Post by ***@optonline.net
Post by Gary McGath
I get the impression that some people are in the process of cancelling
GRRM. Was his sin saying good things about Asimov and Campbell, or
something else? I didn't watch the whole thing.
That was part of it, but making the ceremony almost four hours long was right up there. That also explains why the attendance may have been so low by the end. Many people said they gave up (e.g.) an hour in when it was clear they would have to stay up until 4AM to hear all the results. And he also mispronounced several finalists' names, which annoyed many people, including the finalists themselves, who had provided phonetic pronunciations at ConZealand's request.
Award ceremonies are always tediously slow. It's a tradition.
Not at all. 2005 (the only Hugo ceremony I've been to) was only around
90 mins. If the ceremony was aimed at that kind of length I think more
people would be happier. Apparently earlier in the week it had a 2 hour
slot which was extended.
--
Andy Leighton => ***@azaal.plus.com
"We demand rigidly defined areas of doubt and uncertainty!"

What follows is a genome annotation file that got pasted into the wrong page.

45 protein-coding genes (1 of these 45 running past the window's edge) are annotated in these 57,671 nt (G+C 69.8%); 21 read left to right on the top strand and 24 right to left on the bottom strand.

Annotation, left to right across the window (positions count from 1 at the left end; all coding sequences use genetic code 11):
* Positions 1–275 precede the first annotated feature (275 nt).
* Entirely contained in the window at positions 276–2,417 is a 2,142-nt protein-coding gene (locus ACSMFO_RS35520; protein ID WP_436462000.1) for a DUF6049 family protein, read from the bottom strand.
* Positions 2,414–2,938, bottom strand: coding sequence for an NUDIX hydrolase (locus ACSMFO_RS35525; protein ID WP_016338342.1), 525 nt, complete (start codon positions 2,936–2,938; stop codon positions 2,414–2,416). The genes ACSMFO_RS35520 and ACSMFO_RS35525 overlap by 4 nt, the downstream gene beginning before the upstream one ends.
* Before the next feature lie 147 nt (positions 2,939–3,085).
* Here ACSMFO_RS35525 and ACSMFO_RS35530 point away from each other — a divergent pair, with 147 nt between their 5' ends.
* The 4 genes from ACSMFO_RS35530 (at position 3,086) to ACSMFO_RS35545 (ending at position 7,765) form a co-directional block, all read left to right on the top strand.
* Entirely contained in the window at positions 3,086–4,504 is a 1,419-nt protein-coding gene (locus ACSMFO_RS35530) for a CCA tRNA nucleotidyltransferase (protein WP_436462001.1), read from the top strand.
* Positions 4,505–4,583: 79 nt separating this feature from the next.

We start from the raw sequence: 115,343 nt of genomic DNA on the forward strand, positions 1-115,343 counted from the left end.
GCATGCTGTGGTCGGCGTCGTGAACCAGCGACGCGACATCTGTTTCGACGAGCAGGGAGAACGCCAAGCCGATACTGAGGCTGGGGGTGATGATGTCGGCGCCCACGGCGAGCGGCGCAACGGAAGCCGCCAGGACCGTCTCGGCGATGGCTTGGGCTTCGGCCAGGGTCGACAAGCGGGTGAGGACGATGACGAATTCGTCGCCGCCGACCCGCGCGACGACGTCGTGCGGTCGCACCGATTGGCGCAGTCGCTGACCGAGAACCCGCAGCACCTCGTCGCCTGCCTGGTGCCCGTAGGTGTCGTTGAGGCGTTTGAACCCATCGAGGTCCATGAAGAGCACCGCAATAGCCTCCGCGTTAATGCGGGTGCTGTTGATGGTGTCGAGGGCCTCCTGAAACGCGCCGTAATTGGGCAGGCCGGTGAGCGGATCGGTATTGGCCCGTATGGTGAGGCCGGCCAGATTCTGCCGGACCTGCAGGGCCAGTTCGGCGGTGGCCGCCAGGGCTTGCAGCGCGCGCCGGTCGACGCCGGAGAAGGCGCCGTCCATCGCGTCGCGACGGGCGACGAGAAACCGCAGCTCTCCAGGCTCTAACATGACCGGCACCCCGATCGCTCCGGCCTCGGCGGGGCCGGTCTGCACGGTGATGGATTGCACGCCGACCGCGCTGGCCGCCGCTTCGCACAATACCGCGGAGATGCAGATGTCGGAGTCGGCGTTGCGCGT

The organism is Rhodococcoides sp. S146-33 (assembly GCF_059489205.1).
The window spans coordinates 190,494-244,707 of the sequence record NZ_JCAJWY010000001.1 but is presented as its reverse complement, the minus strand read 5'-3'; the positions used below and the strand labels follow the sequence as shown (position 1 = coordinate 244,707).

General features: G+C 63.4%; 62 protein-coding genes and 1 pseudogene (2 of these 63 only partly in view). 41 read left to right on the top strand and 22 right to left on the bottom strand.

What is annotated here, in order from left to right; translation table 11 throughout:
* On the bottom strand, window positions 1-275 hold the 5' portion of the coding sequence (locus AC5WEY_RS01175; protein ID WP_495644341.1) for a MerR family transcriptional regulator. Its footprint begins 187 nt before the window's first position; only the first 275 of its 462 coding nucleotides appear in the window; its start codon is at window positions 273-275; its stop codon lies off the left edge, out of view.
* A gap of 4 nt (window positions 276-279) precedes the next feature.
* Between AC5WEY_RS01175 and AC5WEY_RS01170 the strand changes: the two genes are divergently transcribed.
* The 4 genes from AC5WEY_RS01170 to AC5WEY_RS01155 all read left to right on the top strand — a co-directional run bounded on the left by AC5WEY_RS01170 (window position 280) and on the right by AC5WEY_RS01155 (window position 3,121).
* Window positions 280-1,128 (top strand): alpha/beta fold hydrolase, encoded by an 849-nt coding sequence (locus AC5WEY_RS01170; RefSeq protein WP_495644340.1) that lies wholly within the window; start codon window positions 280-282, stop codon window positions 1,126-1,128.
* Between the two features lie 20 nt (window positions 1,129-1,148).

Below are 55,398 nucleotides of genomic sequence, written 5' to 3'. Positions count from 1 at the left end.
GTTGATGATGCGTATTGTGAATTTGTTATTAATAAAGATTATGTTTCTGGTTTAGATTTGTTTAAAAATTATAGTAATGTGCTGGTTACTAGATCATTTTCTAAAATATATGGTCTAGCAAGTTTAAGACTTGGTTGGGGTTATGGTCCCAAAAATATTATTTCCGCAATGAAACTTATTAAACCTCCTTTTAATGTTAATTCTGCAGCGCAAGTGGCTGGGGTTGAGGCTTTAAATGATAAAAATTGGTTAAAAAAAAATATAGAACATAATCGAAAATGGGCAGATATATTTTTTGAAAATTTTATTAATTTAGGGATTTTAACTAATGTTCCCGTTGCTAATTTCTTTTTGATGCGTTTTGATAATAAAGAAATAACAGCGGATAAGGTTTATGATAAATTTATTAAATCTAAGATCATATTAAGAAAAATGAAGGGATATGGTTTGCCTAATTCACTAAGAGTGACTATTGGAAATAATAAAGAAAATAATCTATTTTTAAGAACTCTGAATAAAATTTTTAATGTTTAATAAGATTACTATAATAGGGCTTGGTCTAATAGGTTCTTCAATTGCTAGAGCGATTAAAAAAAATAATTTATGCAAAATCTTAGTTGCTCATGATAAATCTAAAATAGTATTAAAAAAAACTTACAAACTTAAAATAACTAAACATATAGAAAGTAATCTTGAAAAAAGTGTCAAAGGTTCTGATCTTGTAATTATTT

- Douglas Adams
Scott Dorsey
2020-08-02 12:04:05 UTC
Permalink
Post by Andy Leighton
On Sun, 2 Aug 2020 05:48:02 -0400,
Post by Gary McGath
Award ceremonies are always tediously slow. It's a tradition.
Not at all. 2005 (the only Hugo ceremony I've been to) was only around
90 mins. If the ceremony was aimed at that kind of length I think more
people would be happier. Apparently earlier in the week it had a 2 hour
slot which was extended.
I think it's false to blame GRRM for the long running time and the slow pace.
With the way it was assembled from both live and prerecorded segments,
the director could have sped things up at any point by dropping or curtating
some of the material as needed.

My guess is that with the sheer number of live feeds required, the thing was
deliberately padded out because the people dealing with the incoming feeds
were working like one-armed paperhangers to get everything cued up and ready
in time to go on, and the director figured it was better to have too much
padding rather than too little.

Remember the crew doesn't know who won until the last minute either, so
everybody nominated either needs to have a prerecorded acceptance speech or
needs to be up and ready on a video connection so they can be dropped into
place if they win. The situation in the control booth is an order of
magnitude more frantic than at a normal awards ceremony.

I wasn't backstage for this one but I'm sure we'll hear soon enough from
the people who were. There were some obvious miscues and errors but there
were also a couple truly brilliant saves.

I also think it is sad that nobody ever mentioned that the first remote video
presentation at Worldcon was conducted by Arthur C. Clarke from a studio in
Sri Lanka over two satellite hops and a lot of patch cables.
--scott
--
"C'est un Nagra. C'est suisse, et tres, tres precis."
Paul Dormer
2020-08-02 13:42:00